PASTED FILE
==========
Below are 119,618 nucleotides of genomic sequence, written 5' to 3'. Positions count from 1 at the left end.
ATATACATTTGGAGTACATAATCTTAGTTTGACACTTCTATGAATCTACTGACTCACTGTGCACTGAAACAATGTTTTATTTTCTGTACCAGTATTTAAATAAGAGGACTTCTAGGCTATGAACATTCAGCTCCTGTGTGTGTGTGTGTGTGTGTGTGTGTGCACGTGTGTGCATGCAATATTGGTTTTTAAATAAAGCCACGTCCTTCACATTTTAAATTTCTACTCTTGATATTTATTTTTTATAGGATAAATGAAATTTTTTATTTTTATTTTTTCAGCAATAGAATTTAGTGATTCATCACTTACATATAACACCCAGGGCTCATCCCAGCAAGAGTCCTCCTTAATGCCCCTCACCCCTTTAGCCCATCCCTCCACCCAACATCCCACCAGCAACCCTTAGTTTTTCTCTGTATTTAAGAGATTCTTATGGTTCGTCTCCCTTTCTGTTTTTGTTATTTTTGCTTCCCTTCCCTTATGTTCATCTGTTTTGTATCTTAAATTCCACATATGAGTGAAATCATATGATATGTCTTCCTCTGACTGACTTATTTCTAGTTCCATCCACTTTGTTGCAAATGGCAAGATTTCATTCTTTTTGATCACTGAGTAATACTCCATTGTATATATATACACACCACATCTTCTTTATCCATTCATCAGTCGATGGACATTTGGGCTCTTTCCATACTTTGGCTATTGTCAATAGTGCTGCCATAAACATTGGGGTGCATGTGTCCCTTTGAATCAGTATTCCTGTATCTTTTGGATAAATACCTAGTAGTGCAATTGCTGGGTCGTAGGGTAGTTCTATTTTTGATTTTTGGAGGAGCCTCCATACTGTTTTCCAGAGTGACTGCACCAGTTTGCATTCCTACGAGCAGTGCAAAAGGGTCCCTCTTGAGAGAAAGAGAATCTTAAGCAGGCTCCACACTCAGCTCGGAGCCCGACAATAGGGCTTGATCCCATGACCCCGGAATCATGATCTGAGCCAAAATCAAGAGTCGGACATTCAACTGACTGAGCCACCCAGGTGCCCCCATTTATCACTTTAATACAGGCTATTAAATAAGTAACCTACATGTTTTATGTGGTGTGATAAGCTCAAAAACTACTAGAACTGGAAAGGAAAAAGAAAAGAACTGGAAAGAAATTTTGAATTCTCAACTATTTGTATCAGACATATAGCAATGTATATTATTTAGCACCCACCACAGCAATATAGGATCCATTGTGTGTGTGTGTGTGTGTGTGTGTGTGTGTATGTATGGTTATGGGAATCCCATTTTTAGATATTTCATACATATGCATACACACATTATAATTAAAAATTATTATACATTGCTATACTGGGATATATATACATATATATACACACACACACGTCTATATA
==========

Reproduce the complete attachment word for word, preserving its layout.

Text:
Below are 119,618 nucleotides of genomic sequence, written 5' to 3'. Positions count from 1 at the left end.
ATATACATTTGGAGTACATAATCTTAGTTTGACACTTCTATGAATCTACTGACTCACTGTGCACTGAAACAATGTTTTATTTTCTGTACCAGTATTTAAATAAGAGGACTTCTAGGCTATGAACATTCAGCTCCTGTGTGTGTGTGTGTGTGTGTGTGTGTGCACGTGTGTGCATGCAATATTGGTTTTTAAATAAAGCCACGTCCTTCACATTTTAAATTTCTACTCTTGATATTTATTTTTTATAGGATAAATGAAATTTTTTATTTTTATTTTTTCAGCAATAGAATTTAGTGATTCATCACTTACATATAACACCCAGGGCTCATCCCAGCAAGAGTCCTCCTTAATGCCCCTCACCCCTTTAGCCCATCCCTCCACCCAACATCCCACCAGCAACCCTTAGTTTTTCTCTGTATTTAAGAGATTCTTATGGTTCGTCTCCCTTTCTGTTTTTGTTATTTTTGCTTCCCTTCCCTTATGTTCATCTGTTTTGTATCTTAAATTCCACATATGAGTGAAATCATATGATATGTCTTCCTCTGACTGACTTATTTCTAGTTCCATCCACTTTGTTGCAAATGGCAAGATTTCATTCTTTTTGATCACTGAGTAATACTCCATTGTATATATATACACACCACATCTTCTTTATCCATTCATCAGTCGATGGACATTTGGGCTCTTTCCATACTTTGGCTATTGTCAATAGTGCTGCCATAAACATTGGGGTGCATGTGTCCCTTTGAATCAGTATTCCTGTATCTTTTGGATAAATACCTAGTAGTGCAATTGCTGGGTCGTAGGGTAGTTCTATTTTTGATTTTTGGAGGAGCCTCCATACTGTTTTCCAGAGTGACTGCACCAGTTTGCATTCCTACGAGCAGTGCAAAAGGGTCCCTCTTGAGAGAAAGAGAATCTTAAGCAGGCTCCACACTCAGCTCGGAGCCCGACAATAGGGCTTGATCCCATGACCCCGGAATCATGATCTGAGCCAAAATCAAGAGTCGGACATTCAACTGACTGAGCCACCCAGGTGCCCCCATTTATCACTTTAATACAGGCTATTAAATAAGTAACCTACATGTTTTATGTGGTGTGATAAGCTCAAAAACTACTAGAACTGGAAAGGAAAAAGAAAAGAACTGGAAAGAAATTTTGAATTCTCAACTATTTGTATCAGACATATAGCAATGTATATTATTTAGCACCCACCACAGCAATATAGGATCCATTGTGTGTGTGTGTGTGTGTGTGTGTGTGTGTATGTATGGTTATGGGAATCCCATTTTTAGATATTTCATACATATGCATACACACATTATAATTAAAAATTATTATACATTGCTATACTGGGATATATATACATATATATACACACACACACGTCTATATA